Extension, Enterprise, and Education: The Legacy of Co-operatives and Cooperation in Utah: Utah Cooperative Association
Utah Cooperative Association
The State Self-Help Co-operative Board helped pave the way for organizing the Utah Co-operative Association in 1936.
To centralize the existing system of Self-Help Co-operatives, the Self-Help Board created the Utah Co-operative Association (UCA) by merging in August 1936 the Consumers' Co-operative Association and the Farm Bureau Supply Co-operative. The UCA helped market farm produce, buy farm supplies, and assist farm families with persistent credit problems made worse by the Great Depression.
While for its first five years UCA was financially unstable, its fortunes improved after 1942 when it separated from the Self Help Co-operative Board and affiliated with the National Co-operatives, Inc. UCA began supplying farmers with barbed wire, paint, and milking machines. In 1945, it increased its buying power by purchasing its own warehouse and then affiliating with the Co-operative League of the United States of America.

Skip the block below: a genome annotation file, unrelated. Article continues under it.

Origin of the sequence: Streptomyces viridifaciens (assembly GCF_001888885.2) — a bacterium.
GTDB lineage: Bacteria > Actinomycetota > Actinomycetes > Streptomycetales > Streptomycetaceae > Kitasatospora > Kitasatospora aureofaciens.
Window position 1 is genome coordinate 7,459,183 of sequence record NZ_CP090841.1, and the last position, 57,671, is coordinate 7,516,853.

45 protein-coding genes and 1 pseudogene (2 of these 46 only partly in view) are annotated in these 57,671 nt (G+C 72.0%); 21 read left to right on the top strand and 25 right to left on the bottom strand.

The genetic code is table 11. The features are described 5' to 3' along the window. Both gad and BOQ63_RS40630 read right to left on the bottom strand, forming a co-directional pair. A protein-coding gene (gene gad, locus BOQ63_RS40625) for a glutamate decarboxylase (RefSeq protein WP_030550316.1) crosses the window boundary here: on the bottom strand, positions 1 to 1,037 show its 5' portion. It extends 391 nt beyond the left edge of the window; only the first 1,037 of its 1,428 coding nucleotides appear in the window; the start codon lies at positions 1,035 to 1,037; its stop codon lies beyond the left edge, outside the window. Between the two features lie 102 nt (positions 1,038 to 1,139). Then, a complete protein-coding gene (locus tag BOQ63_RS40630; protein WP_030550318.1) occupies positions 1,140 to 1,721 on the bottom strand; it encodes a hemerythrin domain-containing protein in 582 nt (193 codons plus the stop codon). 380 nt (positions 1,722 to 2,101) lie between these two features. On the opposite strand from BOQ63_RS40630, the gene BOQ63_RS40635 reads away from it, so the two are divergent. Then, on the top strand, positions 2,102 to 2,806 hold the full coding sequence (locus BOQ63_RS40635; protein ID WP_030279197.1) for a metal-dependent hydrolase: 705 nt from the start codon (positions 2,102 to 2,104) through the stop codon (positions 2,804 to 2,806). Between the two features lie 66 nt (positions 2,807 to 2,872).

In the early 1950s, the National Farmers Union invested substantially in UCA enabling it to expand by acquiring the Kelly-Western Seed Company and an oil refinery in the Uintah Basin. In 1976, UCA merged with the western regional Farmer's Union Central Exchange (CENEX) which brought even greater buying power to its store affiliates, but also ended a chapter in the history of co-operatives in Utah.
W. B. Robins' interivew discusses the changes coming to Utah farmers as those with shares in the UCA voted in support of the merger with CENEX. He explained that farmers' buying power would increase and their ability to sell would improve. This merger brought an end to individual farmers working to support the UCA and became farmers participating in a business.
Utah Co-operative Association Minutes, History and Articles of Incorporation